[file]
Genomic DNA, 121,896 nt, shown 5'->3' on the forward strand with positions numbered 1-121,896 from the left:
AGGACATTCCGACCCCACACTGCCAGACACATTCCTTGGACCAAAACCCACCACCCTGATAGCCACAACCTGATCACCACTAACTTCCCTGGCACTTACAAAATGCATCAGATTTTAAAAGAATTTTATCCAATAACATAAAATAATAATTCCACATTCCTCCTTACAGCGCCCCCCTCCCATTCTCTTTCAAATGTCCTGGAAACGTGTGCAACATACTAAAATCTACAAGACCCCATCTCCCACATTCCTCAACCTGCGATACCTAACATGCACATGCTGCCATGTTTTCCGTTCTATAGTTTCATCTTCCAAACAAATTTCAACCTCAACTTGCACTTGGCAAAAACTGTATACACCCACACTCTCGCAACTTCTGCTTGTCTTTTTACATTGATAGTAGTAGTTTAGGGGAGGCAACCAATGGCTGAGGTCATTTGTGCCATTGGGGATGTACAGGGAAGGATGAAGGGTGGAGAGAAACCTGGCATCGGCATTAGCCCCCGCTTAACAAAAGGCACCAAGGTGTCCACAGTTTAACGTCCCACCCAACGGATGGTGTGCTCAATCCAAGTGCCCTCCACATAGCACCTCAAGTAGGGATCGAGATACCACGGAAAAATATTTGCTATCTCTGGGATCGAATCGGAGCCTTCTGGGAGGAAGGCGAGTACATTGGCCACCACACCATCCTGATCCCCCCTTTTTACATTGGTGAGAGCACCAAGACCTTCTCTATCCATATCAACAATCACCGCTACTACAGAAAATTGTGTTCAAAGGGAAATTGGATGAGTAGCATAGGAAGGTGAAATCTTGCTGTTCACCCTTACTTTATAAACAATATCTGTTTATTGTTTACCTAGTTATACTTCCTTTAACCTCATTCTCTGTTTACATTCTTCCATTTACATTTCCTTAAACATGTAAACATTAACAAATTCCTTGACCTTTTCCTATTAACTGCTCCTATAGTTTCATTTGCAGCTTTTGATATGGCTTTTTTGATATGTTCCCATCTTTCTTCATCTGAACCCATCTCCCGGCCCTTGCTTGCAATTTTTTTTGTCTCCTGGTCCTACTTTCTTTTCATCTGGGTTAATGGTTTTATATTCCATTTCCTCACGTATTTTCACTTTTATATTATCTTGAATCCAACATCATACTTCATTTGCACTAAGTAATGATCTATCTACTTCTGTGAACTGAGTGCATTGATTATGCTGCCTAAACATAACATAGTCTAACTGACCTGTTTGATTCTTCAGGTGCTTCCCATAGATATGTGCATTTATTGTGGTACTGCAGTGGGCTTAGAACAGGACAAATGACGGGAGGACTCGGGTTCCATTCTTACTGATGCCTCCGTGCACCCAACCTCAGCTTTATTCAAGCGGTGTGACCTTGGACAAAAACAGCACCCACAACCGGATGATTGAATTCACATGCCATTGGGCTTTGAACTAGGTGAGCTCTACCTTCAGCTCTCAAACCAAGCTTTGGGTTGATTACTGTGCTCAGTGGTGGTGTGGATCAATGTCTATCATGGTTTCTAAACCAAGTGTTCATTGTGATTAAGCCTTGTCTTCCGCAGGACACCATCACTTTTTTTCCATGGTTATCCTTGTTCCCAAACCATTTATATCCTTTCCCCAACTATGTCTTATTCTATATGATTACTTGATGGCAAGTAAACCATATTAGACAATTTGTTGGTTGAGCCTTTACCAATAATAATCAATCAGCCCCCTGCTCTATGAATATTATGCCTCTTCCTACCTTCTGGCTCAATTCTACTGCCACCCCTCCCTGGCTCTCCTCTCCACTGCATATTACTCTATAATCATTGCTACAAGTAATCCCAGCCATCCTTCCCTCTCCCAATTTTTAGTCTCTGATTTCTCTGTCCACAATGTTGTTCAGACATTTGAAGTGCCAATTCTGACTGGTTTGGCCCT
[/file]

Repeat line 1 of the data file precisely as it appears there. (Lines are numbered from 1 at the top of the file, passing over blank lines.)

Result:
Genomic DNA, 121,896 nt, shown 5'->3' on the forward strand with positions numbered 1-121,896 from the left: